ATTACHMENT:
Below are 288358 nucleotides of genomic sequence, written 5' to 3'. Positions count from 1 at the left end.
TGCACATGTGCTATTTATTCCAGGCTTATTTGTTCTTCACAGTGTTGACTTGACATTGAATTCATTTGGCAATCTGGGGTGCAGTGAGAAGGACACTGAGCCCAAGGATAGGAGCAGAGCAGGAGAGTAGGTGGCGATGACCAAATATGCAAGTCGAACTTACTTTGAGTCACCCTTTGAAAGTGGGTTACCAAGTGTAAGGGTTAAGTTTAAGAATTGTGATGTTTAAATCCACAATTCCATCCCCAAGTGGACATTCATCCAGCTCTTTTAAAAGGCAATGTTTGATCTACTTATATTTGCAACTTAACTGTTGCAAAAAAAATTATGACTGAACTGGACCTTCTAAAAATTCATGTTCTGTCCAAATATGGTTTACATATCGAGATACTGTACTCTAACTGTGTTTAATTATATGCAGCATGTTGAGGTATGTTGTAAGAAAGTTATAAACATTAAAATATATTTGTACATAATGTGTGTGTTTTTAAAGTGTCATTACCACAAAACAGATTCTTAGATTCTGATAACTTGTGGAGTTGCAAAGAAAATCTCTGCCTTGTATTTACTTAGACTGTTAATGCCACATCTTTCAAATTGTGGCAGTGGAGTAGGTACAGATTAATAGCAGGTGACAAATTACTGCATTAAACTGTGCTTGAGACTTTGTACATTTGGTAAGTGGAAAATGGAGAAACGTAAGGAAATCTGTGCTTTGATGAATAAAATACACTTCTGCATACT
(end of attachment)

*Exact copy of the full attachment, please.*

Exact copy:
Below are 288358 nucleotides of genomic sequence, written 5' to 3'. Positions count from 1 at the left end.
TGCACATGTGCTATTTATTCCAGGCTTATTTGTTCTTCACAGTGTTGACTTGACATTGAATTCATTTGGCAATCTGGGGTGCAGTGAGAAGGACACTGAGCCCAAGGATAGGAGCAGAGCAGGAGAGTAGGTGGCGATGACCAAATATGCAAGTCGAACTTACTTTGAGTCACCCTTTGAAAGTGGGTTACCAAGTGTAAGGGTTAAGTTTAAGAATTGTGATGTTTAAATCCACAATTCCATCCCCAAGTGGACATTCATCCAGCTCTTTTAAAAGGCAATGTTTGATCTACTTATATTTGCAACTTAACTGTTGCAAAAAAAATTATGACTGAACTGGACCTTCTAAAAATTCATGTTCTGTCCAAATATGGTTTACATATCGAGATACTGTACTCTAACTGTGTTTAATTATATGCAGCATGTTGAGGTATGTTGTAAGAAAGTTATAAACATTAAAATATATTTGTACATAATGTGTGTGTTTTTAAAGTGTCATTACCACAAAACAGATTCTTAGATTCTGATAACTTGTGGAGTTGCAAAGAAAATCTCTGCCTTGTATTTACTTAGACTGTTAATGCCACATCTTTCAAATTGTGGCAGTGGAGTAGGTACAGATTAATAGCAGGTGACAAATTACTGCATTAAACTGTGCTTGAGACTTTGTACATTTGGTAAGTGGAAAATGGAGAAACGTAAGGAAATCTGTGCTTTGATGAATAAAATACACTTCTGCATACT